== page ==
Annelise Anderson, a senior at Springville High School, said she was angry at the beginning of the school year, “but as the year has gone on, I have found ways to still be social and be happy.” And Peters, the senior at West High, said, “There’s so much more ahead (and) it’s not good to dwell on the past.”
That’s not to say high school seniors don’t have concerns.
“I still plan on attending college in the fall, but I am a bit worried about what that experience is going to be like,” wrote Mathews. “I want to be able to get involved and go do something with my life and time, but that proves to be very hard when you’re online all day.”
Anderson added that the pandemic has “made me wonder about college and if it is worth it to go and live in the dorms... if the classes are just going to be online.”
Just making decisions about college has been difficult, Marsh said. Most schools she talked to offered only virtual tours or pictures of campus.
At Grinnell College, a private liberal arts school in Iowa where she’ll start classes this fall, she was allowed to tour only the gym. She doesn’t know what the dorms, bathrooms or other facilities look like, she said.
“It’s definitely going to be difficult,” Marsh said, “but everyone else is going to be in the same boat, too.”
But colleges aren’t necessarily worried about the effects of COVID-19 on their incoming classes of first-year students.
The University of Utah isn’t concerned about graduating seniors being ready for college, academically or socially, said Steve Robinson, senior associate vice president for enrollment management. The school isn’t worried about enrollment levels, either — in fact, Robinson said, the fall class of 2020 was the biggest and most diverse incoming class the school has ever seen.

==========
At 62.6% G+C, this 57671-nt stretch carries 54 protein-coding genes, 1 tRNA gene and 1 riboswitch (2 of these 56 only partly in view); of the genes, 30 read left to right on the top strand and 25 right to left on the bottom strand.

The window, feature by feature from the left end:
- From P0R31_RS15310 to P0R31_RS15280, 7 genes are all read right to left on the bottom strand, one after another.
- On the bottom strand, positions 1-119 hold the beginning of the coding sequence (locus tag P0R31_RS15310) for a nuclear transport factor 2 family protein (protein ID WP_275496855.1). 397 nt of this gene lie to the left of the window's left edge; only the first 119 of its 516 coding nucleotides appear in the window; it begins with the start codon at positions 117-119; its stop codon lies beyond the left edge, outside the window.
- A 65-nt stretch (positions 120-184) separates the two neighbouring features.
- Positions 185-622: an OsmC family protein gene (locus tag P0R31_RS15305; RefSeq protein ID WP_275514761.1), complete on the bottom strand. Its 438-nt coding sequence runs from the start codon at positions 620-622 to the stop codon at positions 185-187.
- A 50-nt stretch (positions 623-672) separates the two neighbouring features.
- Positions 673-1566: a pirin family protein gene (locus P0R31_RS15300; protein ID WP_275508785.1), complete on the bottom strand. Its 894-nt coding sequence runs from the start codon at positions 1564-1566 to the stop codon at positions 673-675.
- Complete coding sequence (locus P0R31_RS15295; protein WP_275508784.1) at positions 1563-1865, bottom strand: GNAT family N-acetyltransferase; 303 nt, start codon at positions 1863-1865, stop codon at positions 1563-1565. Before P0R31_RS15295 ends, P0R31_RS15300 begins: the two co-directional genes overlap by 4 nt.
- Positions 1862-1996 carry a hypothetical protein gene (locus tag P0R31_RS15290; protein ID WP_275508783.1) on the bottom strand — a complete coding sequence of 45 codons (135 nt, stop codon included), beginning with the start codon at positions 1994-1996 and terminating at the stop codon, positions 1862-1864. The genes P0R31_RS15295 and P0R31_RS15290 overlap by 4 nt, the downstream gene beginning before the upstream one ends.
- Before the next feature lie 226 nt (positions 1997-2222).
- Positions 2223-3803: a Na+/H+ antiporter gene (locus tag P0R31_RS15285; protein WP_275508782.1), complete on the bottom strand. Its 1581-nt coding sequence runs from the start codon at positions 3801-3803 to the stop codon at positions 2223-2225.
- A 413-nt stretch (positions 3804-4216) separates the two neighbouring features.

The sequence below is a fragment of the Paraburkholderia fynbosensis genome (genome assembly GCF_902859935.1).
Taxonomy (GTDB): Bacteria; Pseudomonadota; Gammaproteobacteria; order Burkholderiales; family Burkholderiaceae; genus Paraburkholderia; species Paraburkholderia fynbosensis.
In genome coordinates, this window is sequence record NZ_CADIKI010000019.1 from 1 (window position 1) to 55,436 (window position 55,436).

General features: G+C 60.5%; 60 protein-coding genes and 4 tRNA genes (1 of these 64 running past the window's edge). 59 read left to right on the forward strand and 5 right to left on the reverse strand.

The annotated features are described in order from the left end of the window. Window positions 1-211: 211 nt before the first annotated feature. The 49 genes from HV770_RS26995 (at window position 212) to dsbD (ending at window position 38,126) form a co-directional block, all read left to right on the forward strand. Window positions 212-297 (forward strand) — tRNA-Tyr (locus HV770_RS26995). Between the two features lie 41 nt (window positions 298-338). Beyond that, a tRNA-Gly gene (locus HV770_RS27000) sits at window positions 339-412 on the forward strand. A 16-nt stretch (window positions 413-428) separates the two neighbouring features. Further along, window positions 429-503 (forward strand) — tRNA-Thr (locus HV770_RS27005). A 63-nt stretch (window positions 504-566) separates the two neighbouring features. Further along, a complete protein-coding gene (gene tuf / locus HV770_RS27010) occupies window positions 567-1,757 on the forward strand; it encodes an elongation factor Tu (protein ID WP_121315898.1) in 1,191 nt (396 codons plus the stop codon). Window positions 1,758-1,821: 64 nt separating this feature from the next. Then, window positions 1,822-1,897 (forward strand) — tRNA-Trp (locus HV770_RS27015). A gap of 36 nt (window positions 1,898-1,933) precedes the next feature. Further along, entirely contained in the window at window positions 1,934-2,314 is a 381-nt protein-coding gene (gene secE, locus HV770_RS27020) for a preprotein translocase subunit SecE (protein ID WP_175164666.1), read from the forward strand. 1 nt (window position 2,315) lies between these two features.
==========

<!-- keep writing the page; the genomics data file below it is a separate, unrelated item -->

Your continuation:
And while the makeup of this year’s group of first-year students won’t be clear until August, he said, application numbers have gone up “significantly.”
“What we’re seeing from students is a high degree of versatility,” he said. “Certainly, (these have) not been ideal circumstances. But we know that they are still engaged through virtual learning.”
High school counselors who have been working with Utah State University officials are concerned about students who are graduating, said Katie Jo North, executive director of new student enrollment at USU.
“We’ve got a lot of research going into how these students are going to fare once they get here,” North said. “So I know that that’s something that the university is concerned about, (and) we’re making sure that we have a lot of opportunities in place for them for mentorship.”
North said it’s unclear how big USU’s incoming class will be this fall. Registration isn’t open yet, but USU’s housing applications and orientation registrations are lagging behind, she said, and “what we don’t know right now is if they’re going to catch up.”
The school is planning for in-person classes and pushed back its registration dates in order to plan for as many in-person options as possible, she said.
“The students have missed out on a lot so far,” North said. “So our hope is that we can get them here. … We’re going to continue with the COVID protocols that we need to keep people safe. But we want next year to look very different than it was this year.”